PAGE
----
Dear Joan Actually,
I’ve been separated from my husband for over a year now and even though I’ve put dating on the back burner for a while now, I think I’m ready. The only thing is, I’m not sure if my kids are. I’ve got two living with me at home, and I don’t want them to have trouble adjusting to the new person, whenever that may be. Should I talk to them first? When is it OK to introduce them to someone new? I have to admit, I’m at a bit of a loss as to the best way to move forward. Any advice you could give to a mom who’s new to the dating scene would be wonderful.
– St. Peters, MO
Dating with kids at home automatically ups the ante of your future relationships—afterall, you’re not just finding a match for yourself, you’re also finding a match for your children. As challenging as dating is for a single parent, it’s even more challenging for kids. Between negotiating loyalty to a former parent with learning to accept a new parental figure, children can get caught in an emotionally stressful situation. However, with some extra planning, you can have that amazing relationship without compromising your children’s well-being.
Rule # 1: Keep your dating life and parenting life as separate as possible.
Regardless of the way your previous marriage or partnership ended, kids need time to adjust to the change in their family dynamics. They may still be grieving the loss of their original parent or simply not ready to develop attachment to a new person. Even if both parents split amicably and are dedicated co-parents, the child will wonder why the marriage didn’t work out and need to time to process the upheaval.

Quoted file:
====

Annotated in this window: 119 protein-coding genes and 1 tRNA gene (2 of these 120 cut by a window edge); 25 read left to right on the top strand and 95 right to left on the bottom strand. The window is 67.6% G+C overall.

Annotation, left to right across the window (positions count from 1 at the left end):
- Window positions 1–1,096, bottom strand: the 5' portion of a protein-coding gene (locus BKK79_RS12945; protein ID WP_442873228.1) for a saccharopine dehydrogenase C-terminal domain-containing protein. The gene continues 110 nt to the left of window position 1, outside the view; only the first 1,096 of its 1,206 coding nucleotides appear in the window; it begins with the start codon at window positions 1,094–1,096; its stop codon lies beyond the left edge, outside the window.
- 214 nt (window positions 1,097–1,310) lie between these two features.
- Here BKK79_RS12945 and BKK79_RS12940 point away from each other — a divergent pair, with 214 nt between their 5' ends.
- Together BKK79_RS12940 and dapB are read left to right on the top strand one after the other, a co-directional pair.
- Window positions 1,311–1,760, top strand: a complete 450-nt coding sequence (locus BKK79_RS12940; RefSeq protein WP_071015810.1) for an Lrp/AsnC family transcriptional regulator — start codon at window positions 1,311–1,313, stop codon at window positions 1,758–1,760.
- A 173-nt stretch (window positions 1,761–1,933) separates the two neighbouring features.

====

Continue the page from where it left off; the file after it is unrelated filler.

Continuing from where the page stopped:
Even though your marriage might have ended long before the divorce or separation, your kids were familiar with two parents living at home. As you rebuild your romantic life, keep your kids out of the loop; they don’t need to know about the process, just the final outcome.
Rule #2: Unless you’re in a serious committed relationship, avoid introducing your new significant other to your kids.
Introducing the kids to your dates may seem like a good idea, but if the dates won’t be around for long, your child may feel abandoned or re-experience loss. Younger children are especially likely to develop attachment to new parental figures. To keep things simple, reserve introductions for the most serious, established partners.
Rule #3: Be a parent, not a friend.
As they grow and develop, your children view you as the parent. When you share your romantic disappointment or excitement to your children, it clouds your child’s perception of you and, subsequently, the parent child relationship you’ve established. Suddenly, you’re not just a parent, but a single person encountering the ups and downs of dating. Of course you wouldn’t share your dating life with a seven year old, but you might discuss it with your teen who is also navigating love and dating.
Older children are aware of romantic and sexual relationships, but they don’t want to envision their parents in these roles—especially with a new partner. “You don’t need to lie, but you can omit details,” says licensed marriage and family therapist, Lesli Doares. “For example, you can say that you’re grabbing dinner with a friend instead of saying that you are about to go on a first date with an interesting coworker.” Keep your kids in a state of blissful ignorance and save the details for your close friends.
Whether you’re just getting back into the dating game or simply considering it, be aware of how your new romantic adventure will affect your kids. Practicing a little extra caution until you meet the right one will make things easier for everyone when you do.